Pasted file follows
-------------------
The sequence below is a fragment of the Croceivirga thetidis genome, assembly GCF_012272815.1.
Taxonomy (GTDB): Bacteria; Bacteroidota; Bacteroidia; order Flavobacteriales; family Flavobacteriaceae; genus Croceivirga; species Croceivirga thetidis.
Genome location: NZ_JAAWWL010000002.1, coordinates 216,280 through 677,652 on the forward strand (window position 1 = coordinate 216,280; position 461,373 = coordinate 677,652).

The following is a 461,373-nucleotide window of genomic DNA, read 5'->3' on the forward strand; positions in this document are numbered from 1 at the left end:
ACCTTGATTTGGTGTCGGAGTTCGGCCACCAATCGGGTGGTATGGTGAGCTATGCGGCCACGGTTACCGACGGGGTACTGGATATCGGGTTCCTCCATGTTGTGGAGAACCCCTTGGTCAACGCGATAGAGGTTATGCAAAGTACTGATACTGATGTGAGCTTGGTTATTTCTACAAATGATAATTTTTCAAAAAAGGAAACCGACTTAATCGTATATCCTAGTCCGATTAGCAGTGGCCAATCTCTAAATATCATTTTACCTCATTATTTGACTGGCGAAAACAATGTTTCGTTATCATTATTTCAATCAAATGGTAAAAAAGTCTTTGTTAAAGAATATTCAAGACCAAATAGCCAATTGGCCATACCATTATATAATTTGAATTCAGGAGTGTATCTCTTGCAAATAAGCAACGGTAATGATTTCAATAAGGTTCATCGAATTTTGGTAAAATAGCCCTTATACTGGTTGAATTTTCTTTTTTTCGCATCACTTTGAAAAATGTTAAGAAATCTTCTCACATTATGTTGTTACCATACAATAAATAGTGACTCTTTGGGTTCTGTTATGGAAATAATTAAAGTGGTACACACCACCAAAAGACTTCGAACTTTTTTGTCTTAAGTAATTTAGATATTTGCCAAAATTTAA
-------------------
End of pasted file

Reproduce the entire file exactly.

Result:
The sequence below is a fragment of the Croceivirga thetidis genome, assembly GCF_012272815.1.
Taxonomy (GTDB): Bacteria; Bacteroidota; Bacteroidia; order Flavobacteriales; family Flavobacteriaceae; genus Croceivirga; species Croceivirga thetidis.
Genome location: NZ_JAAWWL010000002.1, coordinates 216,280 through 677,652 on the forward strand (window position 1 = coordinate 216,280; position 461,373 = coordinate 677,652).

The following is a 461,373-nucleotide window of genomic DNA, read 5'->3' on the forward strand; positions in this document are numbered from 1 at the left end:
ACCTTGATTTGGTGTCGGAGTTCGGCCACCAATCGGGTGGTATGGTGAGCTATGCGGCCACGGTTACCGACGGGGTACTGGATATCGGGTTCCTCCATGTTGTGGAGAACCCCTTGGTCAACGCGATAGAGGTTATGCAAAGTACTGATACTGATGTGAGCTTGGTTATTTCTACAAATGATAATTTTTCAAAAAAGGAAACCGACTTAATCGTATATCCTAGTCCGATTAGCAGTGGCCAATCTCTAAATATCATTTTACCTCATTATTTGACTGGCGAAAACAATGTTTCGTTATCATTATTTCAATCAAATGGTAAAAAAGTCTTTGTTAAAGAATATTCAAGACCAAATAGCCAATTGGCCATACCATTATATAATTTGAATTCAGGAGTGTATCTCTTGCAAATAAGCAACGGTAATGATTTCAATAAGGTTCATCGAATTTTGGTAAAATAGCCCTTATACTGGTTGAATTTTCTTTTTTTCGCATCACTTTGAAAAATGTTAAGAAATCTTCTCACATTATGTTGTTACCATACAATAAATAGTGACTCTTTGGGTTCTGTTATGGAAATAATTAAAGTGGTACACACCACCAAAAGACTTCGAACTTTTTTGTCTTAAGTAATTTAGATATTTGCCAAAATTTAA